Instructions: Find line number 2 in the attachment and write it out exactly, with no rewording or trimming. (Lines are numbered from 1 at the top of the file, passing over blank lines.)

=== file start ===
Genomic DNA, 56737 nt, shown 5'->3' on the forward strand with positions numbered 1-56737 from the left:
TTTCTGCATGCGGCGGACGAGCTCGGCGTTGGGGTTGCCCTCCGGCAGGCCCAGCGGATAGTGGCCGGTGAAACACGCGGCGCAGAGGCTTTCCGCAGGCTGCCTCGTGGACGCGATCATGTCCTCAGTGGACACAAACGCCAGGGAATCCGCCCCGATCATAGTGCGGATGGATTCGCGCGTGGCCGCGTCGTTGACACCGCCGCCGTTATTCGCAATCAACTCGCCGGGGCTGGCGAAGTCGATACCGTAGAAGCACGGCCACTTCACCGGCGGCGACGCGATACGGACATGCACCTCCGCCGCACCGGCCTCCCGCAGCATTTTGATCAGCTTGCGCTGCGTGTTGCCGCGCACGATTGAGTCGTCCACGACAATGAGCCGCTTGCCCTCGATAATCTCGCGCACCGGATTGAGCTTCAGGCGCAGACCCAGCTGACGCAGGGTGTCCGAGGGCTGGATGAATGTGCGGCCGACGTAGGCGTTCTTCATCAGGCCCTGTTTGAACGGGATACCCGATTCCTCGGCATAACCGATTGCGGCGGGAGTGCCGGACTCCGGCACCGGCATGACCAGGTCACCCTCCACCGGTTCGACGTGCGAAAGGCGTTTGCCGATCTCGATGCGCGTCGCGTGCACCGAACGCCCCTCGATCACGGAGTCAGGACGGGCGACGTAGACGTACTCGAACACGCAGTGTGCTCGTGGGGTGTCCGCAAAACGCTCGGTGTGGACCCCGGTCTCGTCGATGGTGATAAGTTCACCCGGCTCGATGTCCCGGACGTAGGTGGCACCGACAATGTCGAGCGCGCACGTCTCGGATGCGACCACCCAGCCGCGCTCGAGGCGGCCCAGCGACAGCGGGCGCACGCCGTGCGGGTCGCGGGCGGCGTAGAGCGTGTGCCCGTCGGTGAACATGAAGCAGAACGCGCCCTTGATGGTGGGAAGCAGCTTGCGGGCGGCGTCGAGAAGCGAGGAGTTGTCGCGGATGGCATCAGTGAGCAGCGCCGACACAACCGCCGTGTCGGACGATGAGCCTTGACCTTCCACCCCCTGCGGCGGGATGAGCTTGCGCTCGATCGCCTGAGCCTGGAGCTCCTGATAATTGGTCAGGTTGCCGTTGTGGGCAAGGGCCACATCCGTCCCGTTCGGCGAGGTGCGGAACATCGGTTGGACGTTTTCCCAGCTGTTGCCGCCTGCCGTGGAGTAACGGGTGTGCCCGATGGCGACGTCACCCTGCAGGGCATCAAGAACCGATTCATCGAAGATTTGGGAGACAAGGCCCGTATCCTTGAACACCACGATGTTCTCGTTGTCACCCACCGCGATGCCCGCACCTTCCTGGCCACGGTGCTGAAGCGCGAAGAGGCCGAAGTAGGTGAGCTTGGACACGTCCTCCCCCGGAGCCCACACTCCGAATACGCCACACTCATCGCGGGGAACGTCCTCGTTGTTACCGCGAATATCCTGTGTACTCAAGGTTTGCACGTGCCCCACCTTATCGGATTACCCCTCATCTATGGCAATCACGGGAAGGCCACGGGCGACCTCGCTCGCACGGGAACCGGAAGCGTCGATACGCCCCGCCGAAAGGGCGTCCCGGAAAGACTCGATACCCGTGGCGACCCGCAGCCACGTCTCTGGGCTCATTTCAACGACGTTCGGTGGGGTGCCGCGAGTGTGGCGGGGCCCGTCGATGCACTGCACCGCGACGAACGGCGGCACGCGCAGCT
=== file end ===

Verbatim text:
TTTCTGCATGCGGCGGACGAGCTCGGCGTTGGGGTTGCCCTCCGGCAGGCCCAGCGGATAGTGGCCGGTGAAACACGCGGCGCAGAGGCTTTCCGCAGGCTGCCTCGTGGACGCGATCATGTCCTCAGTGGACACAAACGCCAGGGAATCCGCCCCGATCATAGTGCGGATGGATTCGCGCGTGGCCGCGTCGTTGACACCGCCGCCGTTATTCGCAATCAACTCGCCGGGGCTGGCGAAGTCGATACCGTAGAAGCACGGCCACTTCACCGGCGGCGACGCGATACGGACATGCACCTCCGCCGCACCGGCCTCCCGCAGCATTTTGATCAGCTTGCGCTGCGTGTTGCCGCGCACGATTGAGTCGTCCACGACAATGAGCCGCTTGCCCTCGATAATCTCGCGCACCGGATTGAGCTTCAGGCGCAGACCCAGCTGACGCAGGGTGTCCGAGGGCTGGATGAATGTGCGGCCGACGTAGGCGTTCTTCATCAGGCCCTGTTTGAACGGGATACCCGATTCCTCGGCATAACCGATTGCGGCGGGAGTGCCGGACTCCGGCACCGGCATGACCAGGTCACCCTCCACCGGTTCGACGTGCGAAAGGCGTTTGCCGATCTCGATGCGCGTCGCGTGCACCGAACGCCCCTCGATCACGGAGTCAGGACGGGCGACGTAGACGTACTCGAACACGCAGTGTGCTCGTGGGGTGTCCGCAAAACGCTCGGTGTGGACCCCGGTCTCGTCGATGGTGATAAGTTCACCCGGCTCGATGTCCCGGACGTAGGTGGCACCGACAATGTCGAGCGCGCACGTCTCGGATGCGACCACCCAGCCGCGCTCGAGGCGGCCCAGCGACAGCGGGCGCACGCCGTGCGGGTCGCGGGCGGCGTAGAGCGTGTGCCCGTCGGTGAACATGAAGCAGAACGCGCCCTTGATGGTGGGAAGCAGCTTGCGGGCGGCGTCGAGAAGCGAGGAGTTGTCGCGGATGGCATCAGTGAGCAGCGCCGACACAACCGCCGTGTCGGACGATGAGCCTTGACCTTCCACCCCCTGCGGCGGGATGAGCTTGCGCTCGATCGCCTGAGCCTGGAGCTCCTGATAATTGGTCAGGTTGCCGTTGTGGGCAAGGGCCACATCCGTCCCGTTCGGCGAGGTGCGGAACATCGGTTGGACGTTTTCCCAGCTGTTGCCGCCTGCCGTGGAGTAACGGGTGTGCCCGATGGCGACGTCACCCTGCAGGGCATCAAGAACCGATTCATCGAAGATTTGGGAGACAAGGCCCGTATCCTTGAACACCACGATGTTCTCGTTGTCACCCACCGCGATGCCCGCACCTTCCTGGCCACGGTGCTGAAGCGCGAAGAGGCCGAAGTAGGTGAGCTTGGACACGTCCTCCCCCGGAGCCCACACTCCGAATACGCCACACTCATCGCGGGGAACGTCCTCGTTGTTACCGCGAATATCCTGTGTACTCAAGGTTTGCACGTGCCCCACCTTATCGGATTACCCCTCATCTATGGCAATCACGGGAAGGCCACGGGCGACCTCGCTCGCACGGGAACCGGAAGCGTCGATACGCCCCGCCGAAAGGGCGTCCCGGAAAGACTCGATACCCGTGGCGACCCGCAGCCACGTCTCTGGGCTCATTTCAACGACGTTCGGTGGGGTGCCGCGAGTGTGGCGGGGCCCGTCGATGCACTGCACCGCGACGAACGGCGGCACGCGCAGCT